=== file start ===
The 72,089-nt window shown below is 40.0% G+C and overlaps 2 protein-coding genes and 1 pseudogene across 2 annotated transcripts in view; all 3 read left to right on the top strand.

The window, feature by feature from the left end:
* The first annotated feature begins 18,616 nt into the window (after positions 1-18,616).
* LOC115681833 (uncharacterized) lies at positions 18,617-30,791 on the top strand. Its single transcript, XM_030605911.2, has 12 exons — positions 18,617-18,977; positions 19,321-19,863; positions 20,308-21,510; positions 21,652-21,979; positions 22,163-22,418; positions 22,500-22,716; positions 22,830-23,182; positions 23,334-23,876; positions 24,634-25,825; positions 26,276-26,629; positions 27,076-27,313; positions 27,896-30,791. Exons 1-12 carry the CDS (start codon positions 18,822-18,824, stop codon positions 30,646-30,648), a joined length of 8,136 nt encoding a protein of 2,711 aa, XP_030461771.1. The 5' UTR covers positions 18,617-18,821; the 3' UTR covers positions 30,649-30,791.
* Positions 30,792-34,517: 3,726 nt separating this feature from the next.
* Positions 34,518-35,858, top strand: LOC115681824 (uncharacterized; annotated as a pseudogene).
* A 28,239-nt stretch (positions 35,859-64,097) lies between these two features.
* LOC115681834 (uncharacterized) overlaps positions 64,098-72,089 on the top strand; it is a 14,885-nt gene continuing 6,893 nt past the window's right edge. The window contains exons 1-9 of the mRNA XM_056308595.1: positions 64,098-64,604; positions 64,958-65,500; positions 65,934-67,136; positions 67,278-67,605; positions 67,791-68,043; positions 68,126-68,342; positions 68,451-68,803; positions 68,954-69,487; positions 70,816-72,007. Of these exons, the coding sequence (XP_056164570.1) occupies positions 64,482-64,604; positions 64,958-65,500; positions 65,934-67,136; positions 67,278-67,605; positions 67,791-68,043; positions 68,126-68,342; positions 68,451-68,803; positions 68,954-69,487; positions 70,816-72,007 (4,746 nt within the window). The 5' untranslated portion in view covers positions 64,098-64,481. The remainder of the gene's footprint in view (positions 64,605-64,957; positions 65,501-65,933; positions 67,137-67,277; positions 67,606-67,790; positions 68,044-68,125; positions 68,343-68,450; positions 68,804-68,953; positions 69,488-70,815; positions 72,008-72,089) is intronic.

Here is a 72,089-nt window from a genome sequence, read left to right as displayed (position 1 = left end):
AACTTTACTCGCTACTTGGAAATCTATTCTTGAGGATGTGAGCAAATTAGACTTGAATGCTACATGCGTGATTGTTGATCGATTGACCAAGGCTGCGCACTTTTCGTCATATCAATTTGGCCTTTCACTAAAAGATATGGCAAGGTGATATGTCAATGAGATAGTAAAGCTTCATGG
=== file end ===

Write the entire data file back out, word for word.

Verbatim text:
The 72,089-nt window shown below is 40.0% G+C and overlaps 2 protein-coding genes and 1 pseudogene across 2 annotated transcripts in view; all 3 read left to right on the top strand.

The window, feature by feature from the left end:
* The first annotated feature begins 18,616 nt into the window (after positions 1-18,616).
* LOC115681833 (uncharacterized) lies at positions 18,617-30,791 on the top strand. Its single transcript, XM_030605911.2, has 12 exons — positions 18,617-18,977; positions 19,321-19,863; positions 20,308-21,510; positions 21,652-21,979; positions 22,163-22,418; positions 22,500-22,716; positions 22,830-23,182; positions 23,334-23,876; positions 24,634-25,825; positions 26,276-26,629; positions 27,076-27,313; positions 27,896-30,791. Exons 1-12 carry the CDS (start codon positions 18,822-18,824, stop codon positions 30,646-30,648), a joined length of 8,136 nt encoding a protein of 2,711 aa, XP_030461771.1. The 5' UTR covers positions 18,617-18,821; the 3' UTR covers positions 30,649-30,791.
* Positions 30,792-34,517: 3,726 nt separating this feature from the next.
* Positions 34,518-35,858, top strand: LOC115681824 (uncharacterized; annotated as a pseudogene).
* A 28,239-nt stretch (positions 35,859-64,097) lies between these two features.
* LOC115681834 (uncharacterized) overlaps positions 64,098-72,089 on the top strand; it is a 14,885-nt gene continuing 6,893 nt past the window's right edge. The window contains exons 1-9 of the mRNA XM_056308595.1: positions 64,098-64,604; positions 64,958-65,500; positions 65,934-67,136; positions 67,278-67,605; positions 67,791-68,043; positions 68,126-68,342; positions 68,451-68,803; positions 68,954-69,487; positions 70,816-72,007. Of these exons, the coding sequence (XP_056164570.1) occupies positions 64,482-64,604; positions 64,958-65,500; positions 65,934-67,136; positions 67,278-67,605; positions 67,791-68,043; positions 68,126-68,342; positions 68,451-68,803; positions 68,954-69,487; positions 70,816-72,007 (4,746 nt within the window). The 5' untranslated portion in view covers positions 64,098-64,481. The remainder of the gene's footprint in view (positions 64,605-64,957; positions 65,501-65,933; positions 67,137-67,277; positions 67,606-67,790; positions 68,044-68,125; positions 68,343-68,450; positions 68,804-68,953; positions 69,488-70,815; positions 72,008-72,089) is intronic.

Here is a 72,089-nt window from a genome sequence, read left to right as displayed (position 1 = left end):
AACTTTACTCGCTACTTGGAAATCTATTCTTGAGGATGTGAGCAAATTAGACTTGAATGCTACATGCGTGATTGTTGATCGATTGACCAAGGCTGCGCACTTTTCGTCATATCAATTTGGCCTTTCACTAAAAGATATGGCAAGGTGATATGTCAATGAGATAGTAAAGCTTCATGG